The National Conservative League was a part of the Conservative Party, and there were several other branches in North West Kent, including in Dartford. Sir William Hart-Dyke of Lullingstone Castle had been Grand Master of the organisation at the turn of the 20th century.

Whilst we do not have a great deal of detail about the meeting, we do get to find out who the officers of the company, and some details of membership.  There had been a gain of 5 members during the past year, 3 members had resigned, four had died, and 12 new members had joined, with 126 members in total. The Secretary reported that about 20 of the members were serving in HM Forces, and 21 were serving as Special Constables in the parish.

At the start of the meeting, the following were officers of the Lodge.
Bro. A. Ayers (Master) – probably Alfred Ayers, of Elmea, Arnolds Lane, and a nurseryman
Bro. H. Partridge (Deputy Master)
Bro. G. W. Mayne (Secretary) –George Mayne, nurseryman, St John’s Terrace, Sutton at Hone
Bro. T. Poole (Warden) – Thomas Poole, domestic gardener, Hill Cottage Lodge, Sutton at Hone
Bro. A. O. Mayne (Warden) – Arthur Mayne, nurseryman, Clement Street
The following were elected as officers for the forthcoming year:
Bro. A. Ayers (Master)
Bro. A. Groom (Deputy Master) – Alfred Groom, Nurseryman, 1 Shirehall Road, Hawley
Bro. A. M. Fleet (Treasurer) – Algernon Fleet of Darenth Grange, local landowner
Bro. S. H. Ayers (Secretary) – Sydney Ayers, of Clement Street Nursery
Bro. T. Poole (Warden)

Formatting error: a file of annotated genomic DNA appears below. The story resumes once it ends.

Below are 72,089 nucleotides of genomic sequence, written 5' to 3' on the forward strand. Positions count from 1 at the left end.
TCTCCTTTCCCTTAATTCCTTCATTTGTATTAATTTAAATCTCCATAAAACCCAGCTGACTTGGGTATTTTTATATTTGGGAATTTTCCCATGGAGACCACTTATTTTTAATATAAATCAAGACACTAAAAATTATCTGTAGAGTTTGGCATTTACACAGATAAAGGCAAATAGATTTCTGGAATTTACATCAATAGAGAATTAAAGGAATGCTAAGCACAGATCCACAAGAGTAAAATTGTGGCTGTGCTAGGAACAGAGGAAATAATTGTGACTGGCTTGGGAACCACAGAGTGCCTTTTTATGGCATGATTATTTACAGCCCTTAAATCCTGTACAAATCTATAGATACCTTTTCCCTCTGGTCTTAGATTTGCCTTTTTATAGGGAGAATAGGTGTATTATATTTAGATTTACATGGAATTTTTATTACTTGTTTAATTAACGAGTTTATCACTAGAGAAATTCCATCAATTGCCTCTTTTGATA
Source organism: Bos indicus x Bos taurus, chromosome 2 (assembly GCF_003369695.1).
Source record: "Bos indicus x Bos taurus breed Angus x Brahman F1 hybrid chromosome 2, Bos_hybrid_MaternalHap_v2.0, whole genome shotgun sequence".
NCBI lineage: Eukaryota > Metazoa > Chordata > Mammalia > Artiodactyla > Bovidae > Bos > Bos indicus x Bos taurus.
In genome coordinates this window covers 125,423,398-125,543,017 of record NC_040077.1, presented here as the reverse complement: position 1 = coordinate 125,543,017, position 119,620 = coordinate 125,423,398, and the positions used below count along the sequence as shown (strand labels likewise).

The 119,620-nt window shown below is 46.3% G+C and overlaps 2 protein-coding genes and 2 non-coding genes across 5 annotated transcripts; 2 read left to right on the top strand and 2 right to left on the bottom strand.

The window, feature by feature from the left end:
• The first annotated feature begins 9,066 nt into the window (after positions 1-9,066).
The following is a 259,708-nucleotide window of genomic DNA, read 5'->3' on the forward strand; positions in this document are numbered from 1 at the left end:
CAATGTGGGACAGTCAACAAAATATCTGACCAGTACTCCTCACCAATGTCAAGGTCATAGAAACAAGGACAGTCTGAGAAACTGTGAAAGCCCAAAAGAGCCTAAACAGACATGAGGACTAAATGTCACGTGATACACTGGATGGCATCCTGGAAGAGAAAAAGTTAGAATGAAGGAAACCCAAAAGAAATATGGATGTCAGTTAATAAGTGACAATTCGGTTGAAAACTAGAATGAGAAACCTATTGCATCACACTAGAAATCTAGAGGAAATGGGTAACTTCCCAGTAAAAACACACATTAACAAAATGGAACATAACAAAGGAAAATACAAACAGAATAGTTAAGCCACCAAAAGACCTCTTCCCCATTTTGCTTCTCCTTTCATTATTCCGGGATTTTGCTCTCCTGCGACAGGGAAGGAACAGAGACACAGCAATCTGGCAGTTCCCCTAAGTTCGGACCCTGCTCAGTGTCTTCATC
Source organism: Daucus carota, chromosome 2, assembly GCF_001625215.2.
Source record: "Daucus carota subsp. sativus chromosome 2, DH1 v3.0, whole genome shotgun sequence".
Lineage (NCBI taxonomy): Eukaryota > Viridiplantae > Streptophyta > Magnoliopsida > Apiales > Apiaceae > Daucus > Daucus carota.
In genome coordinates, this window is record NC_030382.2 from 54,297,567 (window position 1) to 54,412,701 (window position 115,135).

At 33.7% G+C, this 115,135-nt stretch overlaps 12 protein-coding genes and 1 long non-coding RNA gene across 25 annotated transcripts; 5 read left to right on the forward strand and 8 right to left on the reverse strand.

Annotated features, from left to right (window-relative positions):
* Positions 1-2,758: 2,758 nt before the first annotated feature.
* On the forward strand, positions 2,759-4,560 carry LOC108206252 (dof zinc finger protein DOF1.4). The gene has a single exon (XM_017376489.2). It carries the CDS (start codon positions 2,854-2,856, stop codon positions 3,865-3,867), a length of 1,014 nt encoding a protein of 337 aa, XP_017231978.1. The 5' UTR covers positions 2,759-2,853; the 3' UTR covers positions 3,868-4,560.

Bro. A. O. Mayne (Warden)
Delegates to Grand Lodge, Grand Council – Bro. A. Ayers and Bro. G. W. Mayne
Delegates to County Central Lodge – Bro. L. E. Impett (Leonard Impett, insurance agent, Clement Street) & Bro. E.H. Impett (Ernest Impett, nurseryman, The Ferneries, Clement Street)
Committee: Bros. E. Davis, W.Dimond (William Dimond, bootmaker, at Farningham Homes for Little Boys), F. Laurence, L. Impett, E. H. Impett, H. Mayne (Henry Mayne, nurseryman, Clement Street) & G.W. Mayne

Christmas 1914 – Fund raising carol singers

From the Dartford Express – 1st January 1915

Wesleyan Carol Party

The Sutton-at-Hone Carol Party, under the direction of Mr Saker, had another very successful season according to the secretary, Miss Bowers.

The Carol Party were entertained on the first evening, at the end of their journey, by Mr & Mrs A. Saggs at Hawley, and on the last evening at Mr & Mrs James Salmon’s at Riverside House, South Darenth. The total amount collected was £4, and is for the soldiers in the trenches, and all were delighted at the result, and considered themselves well recompensed for their effort.

The Carol Party was composed of:
Mrs Saker
Miss Doris Blackman (of St John’s Terrace, Sutton-at-Hone)
Miss E. Davis
Miss N. Evered
Miss H. Griffen
Miss Lily Henry (of Progression Place, Sutton-at-Hone)
Miss Mabel Packman (of Cromwell Villas, Sutton-at-Hone)
Miss Bertha Salmon (daughter of Mr & Mrs J. Salmon)
Miss N. Trimmer
Mr B. (or Herbert) Blackman  (of St John’s Terrace, Sutton-at-Hone)
Mr A. Davis
Mr T. Davies
Mr J. Smith
Stanley & J. Saker

1915 – Hawley cyclist’s accident in Crayford

The Dartford Chronicle of the 9th April 1915 told of an accident that happened to Alfred Outram, aged 28, of 3 Claremont Cottages, Hawley.  Alfred was cycling along High Street, Crayford, towards Dartford, when his front wheel struck a small stone, Alfred was thrown and in falling dislocated his right knee and fractured his right leg.